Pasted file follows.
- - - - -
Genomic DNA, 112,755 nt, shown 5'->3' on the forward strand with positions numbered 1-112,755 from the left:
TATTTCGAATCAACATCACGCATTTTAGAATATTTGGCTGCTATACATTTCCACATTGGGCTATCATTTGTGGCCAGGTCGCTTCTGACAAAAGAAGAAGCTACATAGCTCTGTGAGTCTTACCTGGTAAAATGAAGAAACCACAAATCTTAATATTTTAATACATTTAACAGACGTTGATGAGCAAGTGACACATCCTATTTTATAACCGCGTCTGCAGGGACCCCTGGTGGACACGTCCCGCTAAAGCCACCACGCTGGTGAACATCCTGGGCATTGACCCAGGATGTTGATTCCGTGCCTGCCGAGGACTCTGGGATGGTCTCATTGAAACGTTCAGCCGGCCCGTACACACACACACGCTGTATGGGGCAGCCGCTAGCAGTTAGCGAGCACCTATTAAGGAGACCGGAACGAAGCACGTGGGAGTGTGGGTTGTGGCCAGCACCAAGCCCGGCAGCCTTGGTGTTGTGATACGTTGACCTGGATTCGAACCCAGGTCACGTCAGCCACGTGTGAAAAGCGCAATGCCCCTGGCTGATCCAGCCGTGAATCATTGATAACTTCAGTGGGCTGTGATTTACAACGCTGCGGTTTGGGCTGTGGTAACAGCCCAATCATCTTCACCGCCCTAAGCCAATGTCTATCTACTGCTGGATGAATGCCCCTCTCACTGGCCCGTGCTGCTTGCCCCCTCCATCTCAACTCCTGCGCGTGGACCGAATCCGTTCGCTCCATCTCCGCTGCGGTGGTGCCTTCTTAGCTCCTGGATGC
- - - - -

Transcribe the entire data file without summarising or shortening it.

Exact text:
Genomic DNA, 112,755 nt, shown 5'->3' on the forward strand with positions numbered 1-112,755 from the left:
TATTTCGAATCAACATCACGCATTTTAGAATATTTGGCTGCTATACATTTCCACATTGGGCTATCATTTGTGGCCAGGTCGCTTCTGACAAAAGAAGAAGCTACATAGCTCTGTGAGTCTTACCTGGTAAAATGAAGAAACCACAAATCTTAATATTTTAATACATTTAACAGACGTTGATGAGCAAGTGACACATCCTATTTTATAACCGCGTCTGCAGGGACCCCTGGTGGACACGTCCCGCTAAAGCCACCACGCTGGTGAACATCCTGGGCATTGACCCAGGATGTTGATTCCGTGCCTGCCGAGGACTCTGGGATGGTCTCATTGAAACGTTCAGCCGGCCCGTACACACACACACGCTGTATGGGGCAGCCGCTAGCAGTTAGCGAGCACCTATTAAGGAGACCGGAACGAAGCACGTGGGAGTGTGGGTTGTGGCCAGCACCAAGCCCGGCAGCCTTGGTGTTGTGATACGTTGACCTGGATTCGAACCCAGGTCACGTCAGCCACGTGTGAAAAGCGCAATGCCCCTGGCTGATCCAGCCGTGAATCATTGATAACTTCAGTGGGCTGTGATTTACAACGCTGCGGTTTGGGCTGTGGTAACAGCCCAATCATCTTCACCGCCCTAAGCCAATGTCTATCTACTGCTGGATGAATGCCCCTCTCACTGGCCCGTGCTGCTTGCCCCCTCCATCTCAACTCCTGCGCGTGGACCGAATCCGTTCGCTCCATCTCCGCTGCGGTGGTGCCTTCTTAGCTCCTGGATGC